The rehearsal space for drum group Tokyo Dageki Dan seems more like a football locker room than a spot to experience one of the country’s most honored musical traditions.
Seven drummers joke around while prepping their wadaiko, Japanese drums that can measure anywhere from 30 cm to a meter in diameter. Once practice starts, though, the joking ends and the “athletes” focus; their soft voices become booming yelps that compete with the thunderous sound of the drumming. You’ve got to be strong to play drums this size, and many of the members play sports to gain the stamina needed.
Tokyo Dageki Dan (whose name loosely translates as “Tokyo Attack Group”) is made up of seven main drummers and a few trainees. This year marks the group’s 20th anniversary and over the past few years the men have managed to bring their take on a Japanese tradition to the attention of new generations of fans.
The drummers have taken part in movies such as “Kyoki no Sakura,” “Dororo” and most recently in the 2012 film “The Floating Castle.” They’ve also joined Exile and J Soul Brothers, two of the country’s top-selling J-pop groups, on national tours.
“Performing in front of more than 10,000 people was an amazing experience,” drummer Takuya Kato says. “It was a great opportunity to spread the word about wadaiko, and I hoped we could change any perceptions of the tradition being uncool.”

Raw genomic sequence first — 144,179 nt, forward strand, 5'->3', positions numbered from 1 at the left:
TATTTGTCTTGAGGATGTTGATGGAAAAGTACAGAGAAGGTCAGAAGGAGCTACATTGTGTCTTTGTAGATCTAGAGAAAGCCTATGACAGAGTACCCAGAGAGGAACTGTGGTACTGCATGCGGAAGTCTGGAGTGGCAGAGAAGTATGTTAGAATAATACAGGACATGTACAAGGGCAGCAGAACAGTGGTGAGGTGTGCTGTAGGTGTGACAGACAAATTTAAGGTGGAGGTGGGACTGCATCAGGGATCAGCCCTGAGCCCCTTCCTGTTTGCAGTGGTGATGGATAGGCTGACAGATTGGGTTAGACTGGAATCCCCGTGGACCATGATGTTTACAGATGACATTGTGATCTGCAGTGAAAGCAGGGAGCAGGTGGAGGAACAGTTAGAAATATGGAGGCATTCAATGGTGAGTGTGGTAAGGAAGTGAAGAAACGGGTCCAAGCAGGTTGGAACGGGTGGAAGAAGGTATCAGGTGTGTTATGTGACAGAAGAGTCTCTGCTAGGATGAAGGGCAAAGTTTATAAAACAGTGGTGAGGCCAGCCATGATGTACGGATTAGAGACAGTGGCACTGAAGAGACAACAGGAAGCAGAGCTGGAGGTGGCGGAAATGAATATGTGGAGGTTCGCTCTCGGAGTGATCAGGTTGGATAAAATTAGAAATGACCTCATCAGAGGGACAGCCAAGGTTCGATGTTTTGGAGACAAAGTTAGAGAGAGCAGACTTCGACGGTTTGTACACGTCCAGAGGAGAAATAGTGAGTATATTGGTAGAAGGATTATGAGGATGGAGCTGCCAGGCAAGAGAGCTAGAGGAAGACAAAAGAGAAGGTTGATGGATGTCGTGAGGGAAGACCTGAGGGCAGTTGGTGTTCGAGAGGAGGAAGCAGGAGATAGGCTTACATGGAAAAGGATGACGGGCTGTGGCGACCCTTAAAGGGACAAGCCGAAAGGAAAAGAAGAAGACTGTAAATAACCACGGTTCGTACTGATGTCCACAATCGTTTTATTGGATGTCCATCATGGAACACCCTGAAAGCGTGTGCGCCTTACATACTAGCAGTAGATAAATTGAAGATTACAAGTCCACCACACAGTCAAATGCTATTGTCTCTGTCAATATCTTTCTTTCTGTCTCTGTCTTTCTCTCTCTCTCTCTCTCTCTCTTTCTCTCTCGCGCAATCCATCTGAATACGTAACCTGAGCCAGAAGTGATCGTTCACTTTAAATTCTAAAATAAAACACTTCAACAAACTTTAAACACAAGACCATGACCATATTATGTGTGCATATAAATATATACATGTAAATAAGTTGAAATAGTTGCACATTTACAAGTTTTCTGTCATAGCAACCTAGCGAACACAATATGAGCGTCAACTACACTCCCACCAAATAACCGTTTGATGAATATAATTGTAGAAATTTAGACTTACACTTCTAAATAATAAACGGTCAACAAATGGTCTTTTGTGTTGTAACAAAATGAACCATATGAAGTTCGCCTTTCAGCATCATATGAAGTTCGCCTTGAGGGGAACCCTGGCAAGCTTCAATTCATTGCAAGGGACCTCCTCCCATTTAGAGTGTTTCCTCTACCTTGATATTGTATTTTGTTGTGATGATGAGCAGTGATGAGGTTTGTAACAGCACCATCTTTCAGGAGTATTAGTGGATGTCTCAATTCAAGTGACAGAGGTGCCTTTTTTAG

Tokyo Dageki Dan doesn’t have to work too hard to convince younger Japanese that wadaiko performances are cool. Unlike their parents’ generation, who mostly embraced American music after World War II and the Bubble Era, children these days tend to embrace their cultural heritage
Jiro Murayama, 47, is the group’s only remaining original member. He jokes that, despite the group’s name, he’s actually from Kanagawa Prefecture, Tokyo’s southern neighbor. He formerly belonged to professional drum group Kodo, an older outfit that has been around since 1981. After some time with Kodo, he met director Jinichi Hiranuma who formed Tokyo Dageki Dan in 1995.
“We started out as punks,” Hiranuma says. “We wore T-shirts instead of traditional costumes, and played drums that were attached to the tops of our heads. After 20 years, though, that kind of style is more common so I think it’s the perfect time to start something new.”
The group’s current main lineup consists of Murayama, Kato, Tomofumi Tagawa, Ryosuke Yokoyama, Kazuhiro Tsuyuki, Akihiro Sato and Toru Hasegawa. Murayama points out the 12-year gap between himself and the other members, and agrees that attitudes toward wadaiko have changed from when he first started out.
“To be honest, I always thought that wadaiko and other traditional instruments were totally out of style,” he says. He nods at his team, “But these guys have had a good impression of this stuff since the beginning.”
Murayama began his music career by playing the saxaphone at age 15. He says he originally dreamed of becoming a jazz musician, but his interests slowly shifted to African roots music. As he looked into the traditions of that continent, he discovered his own and came across matsuri bayashi, typical drum performances held during local festivals. While he still drums, his main role in Tokyo Dageki Dan is playing the bamboo flute.